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Week of 07/23/2018

Week of 07/23/2018

The problem with outlawing bestiality is that no matter how severe the punishment, people who sexually assault animals will keep doing it. Criminal codes don’t stop bestiality from happening.

Michigan State educator accused of bestiality

Case in point: Michigan State health physicist Joseph Hattey is accused of sexually assaulting his basset hound and will stand trial as early as August. Michigan has what might be the nation’s strictest law against bestiality, punishing a single count as a felony with up to 15 years behind bars.

According to Hattey’s LinkedIn profile, he knows a lot about molecular biology and microbiology. But at the time when (according to an eyewitness) Hattey allegedly assaulted his own dog, was he aware of Michigan’s law against bestiality? Career physicists are smart people. I think it’s safe to assume Mr. Hattey has known for many years that a bestiality conviction in Michigan is punishable by prison.

We don’t yet know whether Hattey assaulted his dog, though a judge has determined the evidence is strong enough to merit a trial. A jury will have to determine whether the eyewitness is telling the truth. If found guilty, it would appear that Hattey knowing he might go to jail wasn’t enough to stop him from raping his dog. More proof that laws against bestiality don’t stop animal sexual assault from happening.

More broadly, making something a crime doesn’t stop people from doing it. There are still plenty of robberies, murders and violations of posted speed limits, regardless how aggressively we prosecute the people who do these things. Why? Because laws against speeding, robbing and killing don’t stop lawbreakers from making bad choices.

Deterrence isn’t the reason

But deterrence isn’t the reason we punish bad behavior. When someone fails to drive safely, they pay fines and high insurance premiums. If driving carelessly continues, they lose their license. And if they drive when their license is suspended, they go to jail. The real reason speeding is illegal despite the fact people still drive faster than posted speed limits? At least while they’re in jail, persistent offenders are not endangering the public with their reckless driving.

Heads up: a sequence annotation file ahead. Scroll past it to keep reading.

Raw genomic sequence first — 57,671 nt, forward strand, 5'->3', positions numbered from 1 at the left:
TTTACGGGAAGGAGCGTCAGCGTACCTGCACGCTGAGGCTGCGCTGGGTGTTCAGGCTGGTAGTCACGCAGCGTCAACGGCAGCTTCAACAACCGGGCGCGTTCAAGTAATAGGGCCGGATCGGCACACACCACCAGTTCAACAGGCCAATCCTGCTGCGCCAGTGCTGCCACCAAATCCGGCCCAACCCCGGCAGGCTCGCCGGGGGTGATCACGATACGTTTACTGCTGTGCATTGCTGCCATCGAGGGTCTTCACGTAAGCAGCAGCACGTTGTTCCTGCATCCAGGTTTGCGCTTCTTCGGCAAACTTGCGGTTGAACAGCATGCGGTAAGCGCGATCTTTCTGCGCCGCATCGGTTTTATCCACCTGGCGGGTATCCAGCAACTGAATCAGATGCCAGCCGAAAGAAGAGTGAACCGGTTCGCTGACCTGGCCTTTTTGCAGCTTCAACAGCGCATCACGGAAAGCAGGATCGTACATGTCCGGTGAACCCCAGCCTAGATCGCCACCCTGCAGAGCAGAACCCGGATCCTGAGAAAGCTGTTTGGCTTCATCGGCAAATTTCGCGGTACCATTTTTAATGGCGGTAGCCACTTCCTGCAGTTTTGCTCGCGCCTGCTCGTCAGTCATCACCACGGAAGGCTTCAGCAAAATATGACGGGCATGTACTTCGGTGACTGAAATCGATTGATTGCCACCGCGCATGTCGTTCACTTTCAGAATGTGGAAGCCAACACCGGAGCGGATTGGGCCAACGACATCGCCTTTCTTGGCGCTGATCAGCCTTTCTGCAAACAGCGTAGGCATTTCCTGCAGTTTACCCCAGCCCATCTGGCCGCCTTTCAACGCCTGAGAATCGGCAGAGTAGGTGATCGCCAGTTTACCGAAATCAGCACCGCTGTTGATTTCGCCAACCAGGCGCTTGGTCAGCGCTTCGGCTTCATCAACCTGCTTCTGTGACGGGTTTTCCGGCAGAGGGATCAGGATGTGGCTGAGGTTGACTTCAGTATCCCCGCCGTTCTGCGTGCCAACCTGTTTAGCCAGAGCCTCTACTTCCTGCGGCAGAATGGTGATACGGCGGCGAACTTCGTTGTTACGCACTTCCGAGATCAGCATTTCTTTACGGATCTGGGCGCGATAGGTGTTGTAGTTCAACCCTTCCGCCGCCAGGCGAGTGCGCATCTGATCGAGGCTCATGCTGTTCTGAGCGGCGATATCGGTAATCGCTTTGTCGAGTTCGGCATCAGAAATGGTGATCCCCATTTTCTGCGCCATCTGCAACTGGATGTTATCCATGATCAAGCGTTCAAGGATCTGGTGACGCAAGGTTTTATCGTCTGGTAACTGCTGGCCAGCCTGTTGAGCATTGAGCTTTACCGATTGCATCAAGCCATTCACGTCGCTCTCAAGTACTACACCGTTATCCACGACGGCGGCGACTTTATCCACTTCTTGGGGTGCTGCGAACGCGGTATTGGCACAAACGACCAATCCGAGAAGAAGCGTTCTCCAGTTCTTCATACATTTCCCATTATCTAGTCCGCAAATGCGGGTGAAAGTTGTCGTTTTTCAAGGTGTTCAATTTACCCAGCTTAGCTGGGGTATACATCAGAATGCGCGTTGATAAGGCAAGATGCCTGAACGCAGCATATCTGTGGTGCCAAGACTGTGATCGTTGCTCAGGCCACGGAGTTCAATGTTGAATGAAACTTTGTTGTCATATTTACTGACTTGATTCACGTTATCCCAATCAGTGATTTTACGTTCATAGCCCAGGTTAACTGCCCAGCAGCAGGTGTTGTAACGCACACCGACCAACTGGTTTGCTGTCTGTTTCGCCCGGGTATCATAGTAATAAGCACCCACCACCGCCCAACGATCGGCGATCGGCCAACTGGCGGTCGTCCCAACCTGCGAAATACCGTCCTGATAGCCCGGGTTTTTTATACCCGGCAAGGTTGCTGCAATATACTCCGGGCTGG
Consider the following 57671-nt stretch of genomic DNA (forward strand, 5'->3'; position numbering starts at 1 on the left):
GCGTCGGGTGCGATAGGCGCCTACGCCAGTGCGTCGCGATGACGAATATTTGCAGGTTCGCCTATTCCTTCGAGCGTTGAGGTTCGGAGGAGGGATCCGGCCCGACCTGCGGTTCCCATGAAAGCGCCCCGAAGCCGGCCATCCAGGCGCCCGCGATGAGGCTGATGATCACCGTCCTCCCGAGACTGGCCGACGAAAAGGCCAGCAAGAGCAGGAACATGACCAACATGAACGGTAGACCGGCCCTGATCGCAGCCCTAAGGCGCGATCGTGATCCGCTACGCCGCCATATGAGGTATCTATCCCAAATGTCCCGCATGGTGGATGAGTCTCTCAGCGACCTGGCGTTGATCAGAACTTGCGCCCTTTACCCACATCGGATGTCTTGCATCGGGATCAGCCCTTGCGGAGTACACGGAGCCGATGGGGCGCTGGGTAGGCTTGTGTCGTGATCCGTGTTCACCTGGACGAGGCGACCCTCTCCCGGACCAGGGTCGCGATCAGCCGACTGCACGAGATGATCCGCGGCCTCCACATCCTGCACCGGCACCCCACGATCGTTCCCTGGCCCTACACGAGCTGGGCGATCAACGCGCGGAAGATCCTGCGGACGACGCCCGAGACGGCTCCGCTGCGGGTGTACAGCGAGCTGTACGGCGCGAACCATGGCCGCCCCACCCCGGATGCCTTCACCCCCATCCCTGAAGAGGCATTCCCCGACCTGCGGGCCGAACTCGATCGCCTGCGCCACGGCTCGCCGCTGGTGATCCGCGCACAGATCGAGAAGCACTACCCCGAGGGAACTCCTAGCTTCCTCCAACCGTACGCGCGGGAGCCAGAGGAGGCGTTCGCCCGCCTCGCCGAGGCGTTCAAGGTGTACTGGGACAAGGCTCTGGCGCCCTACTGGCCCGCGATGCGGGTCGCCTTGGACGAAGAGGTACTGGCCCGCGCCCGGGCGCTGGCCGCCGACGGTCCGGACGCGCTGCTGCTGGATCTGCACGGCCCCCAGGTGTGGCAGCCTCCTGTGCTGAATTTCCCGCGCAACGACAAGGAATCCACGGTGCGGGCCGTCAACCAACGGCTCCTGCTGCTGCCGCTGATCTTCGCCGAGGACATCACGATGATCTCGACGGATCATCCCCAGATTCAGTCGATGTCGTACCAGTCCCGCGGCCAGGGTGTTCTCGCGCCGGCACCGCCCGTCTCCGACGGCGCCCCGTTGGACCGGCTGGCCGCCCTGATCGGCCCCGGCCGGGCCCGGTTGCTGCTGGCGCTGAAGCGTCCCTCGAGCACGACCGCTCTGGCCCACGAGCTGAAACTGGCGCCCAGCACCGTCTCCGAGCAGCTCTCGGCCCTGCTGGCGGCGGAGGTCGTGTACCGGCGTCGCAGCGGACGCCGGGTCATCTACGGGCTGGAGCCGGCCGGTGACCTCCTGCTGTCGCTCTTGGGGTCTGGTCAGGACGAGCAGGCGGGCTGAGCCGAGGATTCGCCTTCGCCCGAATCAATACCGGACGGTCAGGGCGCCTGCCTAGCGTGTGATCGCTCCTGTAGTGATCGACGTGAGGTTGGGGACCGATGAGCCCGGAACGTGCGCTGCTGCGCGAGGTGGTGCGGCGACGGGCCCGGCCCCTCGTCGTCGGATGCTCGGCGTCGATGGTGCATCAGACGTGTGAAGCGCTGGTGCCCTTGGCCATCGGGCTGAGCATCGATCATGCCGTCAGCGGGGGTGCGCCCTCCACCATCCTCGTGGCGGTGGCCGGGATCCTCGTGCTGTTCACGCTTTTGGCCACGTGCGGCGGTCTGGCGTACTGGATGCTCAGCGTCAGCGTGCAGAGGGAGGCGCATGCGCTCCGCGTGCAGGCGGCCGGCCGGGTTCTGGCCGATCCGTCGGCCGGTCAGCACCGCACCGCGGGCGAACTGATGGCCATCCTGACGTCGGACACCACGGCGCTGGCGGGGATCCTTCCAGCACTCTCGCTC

In the wake of the Hattey story, Mary Lou Randour of the Animal Welfare Institute published an informative op-ed in the Detroit News relating to the impact of bestiality on public safety. She points out something law enforcement professionals have known for decades. Animal rape is a strong predictor of pedophilia and sexual violence against humans. So in almost every state in the US, bestiality is a crime — not because it hurts animals, but because it threatens the safety of humans.

Here in the Bluegrass State, the General Assembly still refuses to acknowledge the need for keeping people who sexually assault animals away from children and elderly Kentuckians. If the same self-serving politicians continue to occupy leadership positions, then the 2019 legislative session will not be any better than the sessions that preceded it.

That’s why it’s so important to spread the word about Frankfort’s feckless response to legalized bestiality. There are only two means by which we can enact an animal sexual assault law with teeth. One is to mobilize voters in every district so they can hold their legislators accountable. Another is to elect lawmakers who care more about protecting vulnerable people than they care about protecting special interest groups with twisted agendas.

We will probably need to do both.